Even in Ihrne, young men idle together about the street, but something so ordinary becomes even more complicated when Harper learns why Mama wishes him to befriend anyone but Nevolin ein Yinne.
He’s never understood why people treat attraction as so powerful, constant and all-encompassing that it must be indulged beyond rationality.
Setting: Marchverse, two years before the beginning of the war referenced in Their Courts of Crows. The Different in Other Ways stories introduce a brand-new set of characters and circumstances; readers don’t need any familiarity with my other works.
Getting to Be takes place some days after Men Bound by Blood but, due to change of narrator, can (probably) be read with no prior knowledge of the first three stories. Readers should note, however, that this piece isn’t a stand-alone. In other words: many questions are raised, few are answered.
Content Advisory: References to classism; references to misogyny, cissexism, and heterosexism; casual references to sex and sexual attraction; casual references to romance, kissing and dating; vague/veiled/non-specific references to self-harm; casual references to blood, death, necromancy and decomposition.
Length: 3, 101 words.
Is there any difference between the masks Harper wears as male server in a downwall tavern and wore as a female attendant in a noble house? He scowls at the bubbled piece of glass serving as a mirror, checking the dappling of colour across his jaw as best he can in the dim light. Six months ago, he smoothed spots, lengthened lashes and brightened lips, for noble employers display wealth by hiring for skill and beauty alike. Today, he conceals scale, thickens eyebrows and paints shadow, for Boneyard folks think masculinity defined by a singular type of body. Woman or man, Harper’s skin vanishes beneath powder and artistry; man or woman, he dons a world-required mask.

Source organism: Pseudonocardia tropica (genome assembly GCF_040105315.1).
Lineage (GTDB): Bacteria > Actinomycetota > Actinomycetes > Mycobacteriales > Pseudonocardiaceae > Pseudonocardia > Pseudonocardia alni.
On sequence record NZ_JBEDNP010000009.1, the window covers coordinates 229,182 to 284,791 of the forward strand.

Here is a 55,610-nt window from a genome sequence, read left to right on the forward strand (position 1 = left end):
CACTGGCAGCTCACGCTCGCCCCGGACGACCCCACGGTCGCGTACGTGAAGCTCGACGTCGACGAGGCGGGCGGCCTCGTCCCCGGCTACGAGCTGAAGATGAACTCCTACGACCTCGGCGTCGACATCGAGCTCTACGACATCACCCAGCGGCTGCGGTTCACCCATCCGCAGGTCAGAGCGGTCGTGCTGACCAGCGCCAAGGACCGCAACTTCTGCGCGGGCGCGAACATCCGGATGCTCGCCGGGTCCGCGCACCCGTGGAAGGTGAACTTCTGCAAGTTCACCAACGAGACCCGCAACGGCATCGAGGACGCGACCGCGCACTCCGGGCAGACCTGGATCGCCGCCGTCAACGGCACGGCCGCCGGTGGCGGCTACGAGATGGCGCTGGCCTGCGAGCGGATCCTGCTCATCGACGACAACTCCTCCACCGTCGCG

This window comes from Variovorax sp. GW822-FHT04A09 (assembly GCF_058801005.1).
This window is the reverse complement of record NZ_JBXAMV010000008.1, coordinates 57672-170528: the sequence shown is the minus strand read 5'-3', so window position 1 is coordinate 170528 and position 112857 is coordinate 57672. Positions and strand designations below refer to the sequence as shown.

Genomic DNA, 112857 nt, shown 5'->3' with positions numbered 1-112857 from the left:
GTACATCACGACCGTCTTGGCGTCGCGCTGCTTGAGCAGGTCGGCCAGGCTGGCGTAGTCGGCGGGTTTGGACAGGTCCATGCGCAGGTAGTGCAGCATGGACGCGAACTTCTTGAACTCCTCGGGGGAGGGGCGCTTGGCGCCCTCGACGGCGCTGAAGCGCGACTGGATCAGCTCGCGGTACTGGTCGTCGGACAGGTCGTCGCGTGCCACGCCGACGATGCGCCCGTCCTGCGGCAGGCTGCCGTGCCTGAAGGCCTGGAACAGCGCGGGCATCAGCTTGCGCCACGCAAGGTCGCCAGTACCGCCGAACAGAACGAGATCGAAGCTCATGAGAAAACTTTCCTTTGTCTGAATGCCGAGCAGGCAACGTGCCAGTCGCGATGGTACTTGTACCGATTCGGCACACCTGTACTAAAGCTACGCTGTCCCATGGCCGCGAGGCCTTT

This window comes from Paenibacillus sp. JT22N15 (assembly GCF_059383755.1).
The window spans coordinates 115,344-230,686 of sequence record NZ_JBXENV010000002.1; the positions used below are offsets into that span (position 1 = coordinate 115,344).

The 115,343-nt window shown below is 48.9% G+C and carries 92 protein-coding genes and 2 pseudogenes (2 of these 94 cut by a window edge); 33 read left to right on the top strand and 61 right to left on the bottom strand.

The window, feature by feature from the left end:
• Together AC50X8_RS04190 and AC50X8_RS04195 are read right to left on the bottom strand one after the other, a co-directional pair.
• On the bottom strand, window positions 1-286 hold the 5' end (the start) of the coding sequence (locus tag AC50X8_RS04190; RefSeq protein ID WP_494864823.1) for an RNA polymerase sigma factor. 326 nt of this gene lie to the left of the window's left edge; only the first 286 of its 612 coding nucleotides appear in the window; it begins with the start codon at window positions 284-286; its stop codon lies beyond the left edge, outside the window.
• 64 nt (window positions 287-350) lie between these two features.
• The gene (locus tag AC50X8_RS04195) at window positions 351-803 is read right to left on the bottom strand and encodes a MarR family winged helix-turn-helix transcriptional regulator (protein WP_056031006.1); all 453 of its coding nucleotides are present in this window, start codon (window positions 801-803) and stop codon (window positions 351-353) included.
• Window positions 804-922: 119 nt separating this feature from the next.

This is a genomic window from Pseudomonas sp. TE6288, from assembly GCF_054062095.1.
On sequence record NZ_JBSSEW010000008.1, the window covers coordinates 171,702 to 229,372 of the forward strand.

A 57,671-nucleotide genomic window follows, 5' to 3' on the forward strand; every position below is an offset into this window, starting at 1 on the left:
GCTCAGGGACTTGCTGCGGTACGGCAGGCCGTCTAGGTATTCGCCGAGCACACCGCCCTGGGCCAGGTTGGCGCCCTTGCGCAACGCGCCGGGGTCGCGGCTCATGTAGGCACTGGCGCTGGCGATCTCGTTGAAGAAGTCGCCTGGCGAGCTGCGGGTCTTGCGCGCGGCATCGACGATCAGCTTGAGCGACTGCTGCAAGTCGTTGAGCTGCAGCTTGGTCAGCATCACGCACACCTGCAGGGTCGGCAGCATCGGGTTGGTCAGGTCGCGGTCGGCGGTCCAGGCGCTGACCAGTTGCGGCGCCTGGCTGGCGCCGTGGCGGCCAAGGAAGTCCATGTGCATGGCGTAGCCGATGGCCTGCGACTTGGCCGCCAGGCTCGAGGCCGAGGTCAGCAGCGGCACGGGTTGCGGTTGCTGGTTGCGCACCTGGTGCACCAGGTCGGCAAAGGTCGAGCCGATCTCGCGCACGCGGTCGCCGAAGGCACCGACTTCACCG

Try as he might otherwise, he still obliges expectation to gain precarious existence.
He sighs, dabbing at his nose with a scrap of cheesecloth. Paint shouldn’t make him less a man, even though downwall men scorn artifice as feminine and Harper loathes its necessity. Not when, on the other side of the wall, men employ scores of attendants and tailors to transform their raw humanity into polished nobility! Why strive to justify his manhood when Ihrne can’t release gender from power and domination? Why scry for rationality when oceans unfathomable divide people by more than a single wall? Why feel misgendered by his own skill?
Such logic fails to ease him, not when every bone in his body knows that powder, clothes and bindings should be a choice. Expression, not obligation.
Mama’s stories, after all, promised freedom.
“Damn you,” he whispers, more at his own thoughts than at Ihrne. Enough! He stows the mirror and pots of colour in his chest, clicking it shut before returning the cord-threaded key to its hiding place beneath his shirt. Now, his room reveals only a bed, a side-turned crate as a table for the unfashionable chest so-graciously gifted by his former employer, a cardboard box for stockings and underclothes, a collection of glass jars housing pungent unguents, and an assortment of wall-hammered nails bearing shirts, caps and neckcloths. Now, his room shows nothing for another man to take askance … as if he’ll ever invite someone here to look!
Such a small, simple thing.
Snorting at his self-pitying foolishness, he squeezes between the bed and the crate, grabs his satchel from the floor and studies the section of wall housing his neckcloths. Dull blues or greys are always safest, but he reaches for one of his favourites: a bright, verdant green. If must disguise and contort his body to match other people’s sense of masculinity, he’s going to wear colours. Harper may be a man, but he won’t surrender himself to boring.
If he admits that he enjoys Nevo’s appreciative stares at his clothes, what of it?